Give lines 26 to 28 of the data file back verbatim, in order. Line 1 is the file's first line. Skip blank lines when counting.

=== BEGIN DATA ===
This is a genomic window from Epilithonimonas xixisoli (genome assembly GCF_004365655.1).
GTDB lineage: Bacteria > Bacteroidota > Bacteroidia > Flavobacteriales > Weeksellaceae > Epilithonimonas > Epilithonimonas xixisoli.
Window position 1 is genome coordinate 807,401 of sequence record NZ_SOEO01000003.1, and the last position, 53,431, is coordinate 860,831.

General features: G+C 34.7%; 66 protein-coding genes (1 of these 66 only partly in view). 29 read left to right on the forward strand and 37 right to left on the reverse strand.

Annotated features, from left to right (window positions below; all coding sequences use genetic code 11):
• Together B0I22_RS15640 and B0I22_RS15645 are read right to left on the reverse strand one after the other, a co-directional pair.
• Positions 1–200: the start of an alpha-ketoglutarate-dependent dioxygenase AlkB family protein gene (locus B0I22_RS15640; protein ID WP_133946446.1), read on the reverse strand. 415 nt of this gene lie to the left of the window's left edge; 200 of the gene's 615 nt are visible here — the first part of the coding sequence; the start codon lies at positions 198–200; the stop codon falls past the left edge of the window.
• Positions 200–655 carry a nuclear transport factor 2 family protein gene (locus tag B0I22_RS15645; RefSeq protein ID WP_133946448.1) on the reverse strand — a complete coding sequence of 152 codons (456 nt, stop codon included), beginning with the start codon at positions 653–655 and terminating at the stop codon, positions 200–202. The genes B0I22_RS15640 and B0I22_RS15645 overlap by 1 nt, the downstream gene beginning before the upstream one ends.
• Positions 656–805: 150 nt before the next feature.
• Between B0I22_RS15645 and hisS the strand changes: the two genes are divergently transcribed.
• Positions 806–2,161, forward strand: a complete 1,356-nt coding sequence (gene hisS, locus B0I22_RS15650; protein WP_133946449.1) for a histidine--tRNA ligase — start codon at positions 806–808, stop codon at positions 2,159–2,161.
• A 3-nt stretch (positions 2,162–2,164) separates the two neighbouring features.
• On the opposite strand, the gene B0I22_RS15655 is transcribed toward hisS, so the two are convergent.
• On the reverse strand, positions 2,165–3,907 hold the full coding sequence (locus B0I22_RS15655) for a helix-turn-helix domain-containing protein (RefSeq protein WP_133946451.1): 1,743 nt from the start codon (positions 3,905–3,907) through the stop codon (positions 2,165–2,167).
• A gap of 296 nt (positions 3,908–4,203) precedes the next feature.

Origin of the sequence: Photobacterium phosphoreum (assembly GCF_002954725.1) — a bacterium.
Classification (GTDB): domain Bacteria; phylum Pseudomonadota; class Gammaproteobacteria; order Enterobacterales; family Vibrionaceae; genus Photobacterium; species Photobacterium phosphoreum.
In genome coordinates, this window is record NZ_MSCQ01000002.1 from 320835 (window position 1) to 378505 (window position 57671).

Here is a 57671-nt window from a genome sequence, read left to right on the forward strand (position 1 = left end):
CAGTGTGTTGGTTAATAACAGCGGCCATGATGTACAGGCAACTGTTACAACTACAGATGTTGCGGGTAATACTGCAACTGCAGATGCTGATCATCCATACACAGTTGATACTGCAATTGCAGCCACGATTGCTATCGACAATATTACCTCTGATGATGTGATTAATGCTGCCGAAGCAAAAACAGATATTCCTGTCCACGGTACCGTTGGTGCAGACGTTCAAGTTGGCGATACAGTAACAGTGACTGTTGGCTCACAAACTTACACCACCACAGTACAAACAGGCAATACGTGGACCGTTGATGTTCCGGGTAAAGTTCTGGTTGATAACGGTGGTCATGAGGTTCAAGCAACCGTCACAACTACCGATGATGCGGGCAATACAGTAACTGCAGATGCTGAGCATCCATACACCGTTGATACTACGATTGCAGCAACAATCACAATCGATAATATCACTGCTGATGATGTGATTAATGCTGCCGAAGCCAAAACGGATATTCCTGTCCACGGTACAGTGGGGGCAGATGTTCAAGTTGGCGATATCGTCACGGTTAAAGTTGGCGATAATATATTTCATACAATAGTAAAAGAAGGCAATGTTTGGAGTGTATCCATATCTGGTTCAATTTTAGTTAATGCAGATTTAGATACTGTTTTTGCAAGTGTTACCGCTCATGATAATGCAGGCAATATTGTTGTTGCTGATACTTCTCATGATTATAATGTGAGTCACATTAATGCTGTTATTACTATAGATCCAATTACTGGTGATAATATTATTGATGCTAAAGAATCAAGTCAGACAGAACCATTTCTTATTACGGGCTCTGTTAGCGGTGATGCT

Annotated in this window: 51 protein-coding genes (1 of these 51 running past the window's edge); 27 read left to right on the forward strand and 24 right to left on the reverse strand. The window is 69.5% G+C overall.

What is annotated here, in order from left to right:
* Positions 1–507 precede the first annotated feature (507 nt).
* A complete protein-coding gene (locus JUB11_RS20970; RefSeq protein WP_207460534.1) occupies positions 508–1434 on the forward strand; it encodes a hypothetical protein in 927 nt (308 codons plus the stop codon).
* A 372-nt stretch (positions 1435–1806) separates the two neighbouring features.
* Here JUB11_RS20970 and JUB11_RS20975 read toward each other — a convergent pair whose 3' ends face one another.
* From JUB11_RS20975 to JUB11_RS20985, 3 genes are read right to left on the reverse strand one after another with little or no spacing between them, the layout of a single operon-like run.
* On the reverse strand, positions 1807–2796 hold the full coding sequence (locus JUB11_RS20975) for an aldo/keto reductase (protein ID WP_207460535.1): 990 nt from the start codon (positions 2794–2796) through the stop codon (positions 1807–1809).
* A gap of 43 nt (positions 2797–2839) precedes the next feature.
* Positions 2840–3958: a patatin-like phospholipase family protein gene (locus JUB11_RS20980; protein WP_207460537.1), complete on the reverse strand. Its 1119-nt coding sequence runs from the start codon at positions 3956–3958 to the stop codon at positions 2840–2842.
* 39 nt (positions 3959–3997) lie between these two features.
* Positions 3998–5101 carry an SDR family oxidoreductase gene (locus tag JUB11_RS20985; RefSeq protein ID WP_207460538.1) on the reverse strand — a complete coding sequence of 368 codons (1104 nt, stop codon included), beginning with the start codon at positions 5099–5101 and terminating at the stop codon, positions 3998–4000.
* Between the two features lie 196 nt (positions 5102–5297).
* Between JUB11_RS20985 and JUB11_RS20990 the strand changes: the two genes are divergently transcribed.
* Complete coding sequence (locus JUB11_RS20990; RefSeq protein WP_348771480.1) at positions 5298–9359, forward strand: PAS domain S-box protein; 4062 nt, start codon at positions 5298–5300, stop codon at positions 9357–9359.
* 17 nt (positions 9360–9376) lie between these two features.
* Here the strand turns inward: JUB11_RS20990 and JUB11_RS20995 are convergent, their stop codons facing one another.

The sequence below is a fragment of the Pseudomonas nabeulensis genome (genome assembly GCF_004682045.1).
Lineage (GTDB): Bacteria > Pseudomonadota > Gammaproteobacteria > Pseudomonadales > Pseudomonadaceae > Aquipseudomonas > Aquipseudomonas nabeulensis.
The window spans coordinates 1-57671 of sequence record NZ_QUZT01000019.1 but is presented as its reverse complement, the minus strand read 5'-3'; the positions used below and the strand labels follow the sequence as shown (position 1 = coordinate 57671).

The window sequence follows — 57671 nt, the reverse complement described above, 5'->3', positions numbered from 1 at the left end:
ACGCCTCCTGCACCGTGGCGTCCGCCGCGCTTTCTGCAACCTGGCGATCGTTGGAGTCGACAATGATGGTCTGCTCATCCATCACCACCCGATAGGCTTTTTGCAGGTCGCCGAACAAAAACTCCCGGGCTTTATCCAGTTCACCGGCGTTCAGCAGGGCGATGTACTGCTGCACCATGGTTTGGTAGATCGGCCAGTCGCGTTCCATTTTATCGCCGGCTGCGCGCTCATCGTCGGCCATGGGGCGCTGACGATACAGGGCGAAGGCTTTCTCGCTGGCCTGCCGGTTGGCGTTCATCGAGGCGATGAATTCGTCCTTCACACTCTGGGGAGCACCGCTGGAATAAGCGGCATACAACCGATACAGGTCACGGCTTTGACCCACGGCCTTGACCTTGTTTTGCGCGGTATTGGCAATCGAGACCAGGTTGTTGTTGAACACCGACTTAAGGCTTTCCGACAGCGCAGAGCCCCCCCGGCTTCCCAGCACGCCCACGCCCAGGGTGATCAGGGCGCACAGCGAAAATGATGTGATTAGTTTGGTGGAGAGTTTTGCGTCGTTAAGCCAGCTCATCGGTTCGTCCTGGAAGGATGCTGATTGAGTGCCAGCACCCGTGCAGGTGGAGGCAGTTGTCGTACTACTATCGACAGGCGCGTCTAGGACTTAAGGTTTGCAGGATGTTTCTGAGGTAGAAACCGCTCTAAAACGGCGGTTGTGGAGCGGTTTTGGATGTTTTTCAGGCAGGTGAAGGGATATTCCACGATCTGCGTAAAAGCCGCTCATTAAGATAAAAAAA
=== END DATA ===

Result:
* Here JUB11_RS20970 and JUB11_RS20975 read toward each other — a convergent pair whose 3' ends face one another.
* From JUB11_RS20975 to JUB11_RS20985, 3 genes are read right to left on the reverse strand one after another with little or no spacing between them, the layout of a single operon-like run.
* On the reverse strand, positions 1807–2796 hold the full coding sequence (locus JUB11_RS20975) for an aldo/keto reductase (protein ID WP_207460535.1): 990 nt from the start codon (positions 2794–2796) through the stop codon (positions 1807–1809).